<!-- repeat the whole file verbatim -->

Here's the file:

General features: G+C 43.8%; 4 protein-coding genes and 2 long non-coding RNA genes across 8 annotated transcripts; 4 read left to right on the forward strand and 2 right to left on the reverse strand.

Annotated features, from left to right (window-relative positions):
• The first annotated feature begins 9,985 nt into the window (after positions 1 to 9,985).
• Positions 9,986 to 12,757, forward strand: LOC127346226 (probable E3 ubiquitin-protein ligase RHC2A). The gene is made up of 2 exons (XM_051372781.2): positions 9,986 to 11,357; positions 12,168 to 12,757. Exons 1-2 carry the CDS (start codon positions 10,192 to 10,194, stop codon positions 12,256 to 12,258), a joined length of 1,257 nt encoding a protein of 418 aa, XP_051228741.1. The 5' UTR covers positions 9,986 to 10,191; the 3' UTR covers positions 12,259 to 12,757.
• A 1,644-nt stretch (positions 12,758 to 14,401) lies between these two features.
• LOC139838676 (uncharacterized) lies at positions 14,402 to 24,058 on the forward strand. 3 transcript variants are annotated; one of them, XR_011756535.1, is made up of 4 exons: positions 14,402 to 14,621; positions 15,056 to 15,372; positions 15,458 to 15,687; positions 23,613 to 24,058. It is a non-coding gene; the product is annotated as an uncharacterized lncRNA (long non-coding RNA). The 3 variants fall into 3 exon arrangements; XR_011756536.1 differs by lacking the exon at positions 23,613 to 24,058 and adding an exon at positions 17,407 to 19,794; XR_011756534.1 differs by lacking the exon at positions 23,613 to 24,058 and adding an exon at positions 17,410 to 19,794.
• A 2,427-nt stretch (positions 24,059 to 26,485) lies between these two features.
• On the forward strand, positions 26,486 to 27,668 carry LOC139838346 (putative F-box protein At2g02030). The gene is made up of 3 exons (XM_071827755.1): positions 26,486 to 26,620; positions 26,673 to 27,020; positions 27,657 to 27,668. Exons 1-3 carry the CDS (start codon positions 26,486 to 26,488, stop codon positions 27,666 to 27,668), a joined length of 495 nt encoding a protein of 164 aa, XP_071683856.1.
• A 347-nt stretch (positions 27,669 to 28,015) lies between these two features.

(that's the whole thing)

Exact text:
General features: G+C 43.8%; 4 protein-coding genes and 2 long non-coding RNA genes across 8 annotated transcripts; 4 read left to right on the forward strand and 2 right to left on the reverse strand.

Annotated features, from left to right (window-relative positions):
• The first annotated feature begins 9,985 nt into the window (after positions 1 to 9,985).
• Positions 9,986 to 12,757, forward strand: LOC127346226 (probable E3 ubiquitin-protein ligase RHC2A). The gene is made up of 2 exons (XM_051372781.2): positions 9,986 to 11,357; positions 12,168 to 12,757. Exons 1-2 carry the CDS (start codon positions 10,192 to 10,194, stop codon positions 12,256 to 12,258), a joined length of 1,257 nt encoding a protein of 418 aa, XP_051228741.1. The 5' UTR covers positions 9,986 to 10,191; the 3' UTR covers positions 12,259 to 12,757.
• A 1,644-nt stretch (positions 12,758 to 14,401) lies between these two features.
• LOC139838676 (uncharacterized) lies at positions 14,402 to 24,058 on the forward strand. 3 transcript variants are annotated; one of them, XR_011756535.1, is made up of 4 exons: positions 14,402 to 14,621; positions 15,056 to 15,372; positions 15,458 to 15,687; positions 23,613 to 24,058. It is a non-coding gene; the product is annotated as an uncharacterized lncRNA (long non-coding RNA). The 3 variants fall into 3 exon arrangements; XR_011756536.1 differs by lacking the exon at positions 23,613 to 24,058 and adding an exon at positions 17,407 to 19,794; XR_011756534.1 differs by lacking the exon at positions 23,613 to 24,058 and adding an exon at positions 17,410 to 19,794.
• A 2,427-nt stretch (positions 24,059 to 26,485) lies between these two features.
• On the forward strand, positions 26,486 to 27,668 carry LOC139838346 (putative F-box protein At2g02030). The gene is made up of 3 exons (XM_071827755.1): positions 26,486 to 26,620; positions 26,673 to 27,020; positions 27,657 to 27,668. Exons 1-3 carry the CDS (start codon positions 26,486 to 26,488, stop codon positions 27,666 to 27,668), a joined length of 495 nt encoding a protein of 164 aa, XP_071683856.1.
• A 347-nt stretch (positions 27,669 to 28,015) lies between these two features.